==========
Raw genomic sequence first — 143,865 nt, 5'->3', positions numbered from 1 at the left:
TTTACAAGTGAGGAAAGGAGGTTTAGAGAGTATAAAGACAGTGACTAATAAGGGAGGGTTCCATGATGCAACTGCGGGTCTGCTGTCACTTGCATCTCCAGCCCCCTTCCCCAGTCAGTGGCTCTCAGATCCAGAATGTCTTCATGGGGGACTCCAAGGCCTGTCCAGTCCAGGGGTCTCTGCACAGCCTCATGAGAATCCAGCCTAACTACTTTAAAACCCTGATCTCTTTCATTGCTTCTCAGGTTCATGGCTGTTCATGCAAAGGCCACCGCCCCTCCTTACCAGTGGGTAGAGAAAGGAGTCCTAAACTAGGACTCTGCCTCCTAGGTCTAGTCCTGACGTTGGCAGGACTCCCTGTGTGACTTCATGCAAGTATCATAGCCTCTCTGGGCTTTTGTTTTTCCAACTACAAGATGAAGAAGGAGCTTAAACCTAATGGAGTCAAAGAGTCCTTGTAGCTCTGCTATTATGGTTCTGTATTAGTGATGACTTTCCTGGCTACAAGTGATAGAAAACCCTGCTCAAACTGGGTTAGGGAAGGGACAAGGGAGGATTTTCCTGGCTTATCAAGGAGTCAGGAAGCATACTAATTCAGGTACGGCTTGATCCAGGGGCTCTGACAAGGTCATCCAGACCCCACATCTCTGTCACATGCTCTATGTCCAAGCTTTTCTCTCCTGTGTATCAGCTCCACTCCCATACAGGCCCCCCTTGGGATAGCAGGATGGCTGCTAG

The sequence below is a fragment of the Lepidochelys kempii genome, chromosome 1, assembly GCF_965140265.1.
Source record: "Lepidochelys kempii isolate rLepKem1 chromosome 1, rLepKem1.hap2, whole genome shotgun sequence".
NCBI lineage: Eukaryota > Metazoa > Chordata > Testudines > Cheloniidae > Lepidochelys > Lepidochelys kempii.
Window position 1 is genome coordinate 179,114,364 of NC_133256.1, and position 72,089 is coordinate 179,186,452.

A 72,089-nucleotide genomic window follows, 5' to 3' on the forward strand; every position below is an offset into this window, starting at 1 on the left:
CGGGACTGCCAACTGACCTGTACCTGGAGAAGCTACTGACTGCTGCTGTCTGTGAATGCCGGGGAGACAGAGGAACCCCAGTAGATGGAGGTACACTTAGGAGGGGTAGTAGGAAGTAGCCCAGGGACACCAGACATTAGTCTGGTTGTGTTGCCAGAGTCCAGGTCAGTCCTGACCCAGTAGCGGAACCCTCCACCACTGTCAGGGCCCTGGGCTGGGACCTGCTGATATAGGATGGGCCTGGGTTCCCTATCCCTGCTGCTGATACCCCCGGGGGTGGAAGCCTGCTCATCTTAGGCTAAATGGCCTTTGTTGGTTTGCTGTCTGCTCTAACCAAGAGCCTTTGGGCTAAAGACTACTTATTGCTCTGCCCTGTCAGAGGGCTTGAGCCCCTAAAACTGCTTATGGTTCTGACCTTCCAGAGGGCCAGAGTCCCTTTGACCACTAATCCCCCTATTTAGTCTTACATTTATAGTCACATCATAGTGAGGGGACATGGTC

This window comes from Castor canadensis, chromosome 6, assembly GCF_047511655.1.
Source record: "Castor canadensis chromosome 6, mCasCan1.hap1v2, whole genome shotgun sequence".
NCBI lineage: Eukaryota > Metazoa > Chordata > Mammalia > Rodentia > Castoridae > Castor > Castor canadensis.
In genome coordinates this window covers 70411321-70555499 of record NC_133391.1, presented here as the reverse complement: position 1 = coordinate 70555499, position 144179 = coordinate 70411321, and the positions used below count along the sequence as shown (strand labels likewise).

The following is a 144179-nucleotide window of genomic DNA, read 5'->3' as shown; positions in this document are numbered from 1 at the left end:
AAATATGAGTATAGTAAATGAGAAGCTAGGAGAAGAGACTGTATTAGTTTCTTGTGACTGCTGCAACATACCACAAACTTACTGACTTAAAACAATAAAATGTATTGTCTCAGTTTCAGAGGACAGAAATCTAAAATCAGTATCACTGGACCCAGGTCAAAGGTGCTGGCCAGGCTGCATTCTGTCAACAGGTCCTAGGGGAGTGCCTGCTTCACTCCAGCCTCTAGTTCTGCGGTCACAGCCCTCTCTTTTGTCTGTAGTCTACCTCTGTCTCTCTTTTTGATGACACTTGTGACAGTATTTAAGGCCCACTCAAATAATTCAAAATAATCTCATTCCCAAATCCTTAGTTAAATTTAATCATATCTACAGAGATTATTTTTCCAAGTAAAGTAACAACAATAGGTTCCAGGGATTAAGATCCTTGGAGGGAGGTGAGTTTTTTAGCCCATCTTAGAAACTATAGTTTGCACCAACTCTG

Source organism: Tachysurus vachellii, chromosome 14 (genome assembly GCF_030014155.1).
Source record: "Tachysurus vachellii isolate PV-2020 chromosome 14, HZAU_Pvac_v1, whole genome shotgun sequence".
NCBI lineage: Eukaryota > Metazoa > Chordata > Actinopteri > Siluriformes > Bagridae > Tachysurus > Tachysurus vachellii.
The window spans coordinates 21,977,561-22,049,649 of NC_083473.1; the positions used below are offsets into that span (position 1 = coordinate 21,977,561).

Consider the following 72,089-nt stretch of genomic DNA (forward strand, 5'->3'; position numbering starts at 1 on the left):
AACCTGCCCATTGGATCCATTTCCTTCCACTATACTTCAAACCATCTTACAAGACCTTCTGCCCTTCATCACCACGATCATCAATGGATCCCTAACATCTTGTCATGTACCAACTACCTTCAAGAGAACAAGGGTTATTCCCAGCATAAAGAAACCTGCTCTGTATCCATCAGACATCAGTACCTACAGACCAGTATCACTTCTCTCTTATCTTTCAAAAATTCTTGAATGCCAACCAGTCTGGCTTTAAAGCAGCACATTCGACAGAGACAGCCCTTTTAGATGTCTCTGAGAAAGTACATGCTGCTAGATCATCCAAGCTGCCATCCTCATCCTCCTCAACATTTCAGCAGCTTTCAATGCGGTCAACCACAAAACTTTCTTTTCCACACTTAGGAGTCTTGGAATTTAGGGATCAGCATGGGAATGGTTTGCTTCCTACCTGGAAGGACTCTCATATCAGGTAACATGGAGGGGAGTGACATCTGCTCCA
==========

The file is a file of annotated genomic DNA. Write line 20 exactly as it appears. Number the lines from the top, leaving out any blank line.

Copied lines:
AACCTGCCCATTGGATCCATTTCCTTCCACTATACTTCAAACCATCTTACAAGACCTTCTGCCCTTCATCACCACGATCATCAATGGATCCCTAACATCTTGTCATGTACCAACTACCTTCAAGAGAACAAGGGTTATTCCCAGCATAAAGAAACCTGCTCTGTATCCATCAGACATCAGTACCTACAGACCAGTATCACTTCTCTCTTATCTTTCAAAAATTCTTGAATGCCAACCAGTCTGGCTTTAAAGCAGCACATTCGACAGAGACAGCCCTTTTAGATGTCTCTGAGAAAGTACATGCTGCTAGATCATCCAAGCTGCCATCCTCATCCTCCTCAACATTTCAGCAGCTTTCAATGCGGTCAACCACAAAACTTTCTTTTCCACACTTAGGAGTCTTGGAATTTAGGGATCAGCATGGGAATGGTTTGCTTCCTACCTGGAAGGACTCTCATATCAGGTAACATGGAGGGGAGTGACATCTGCTCCA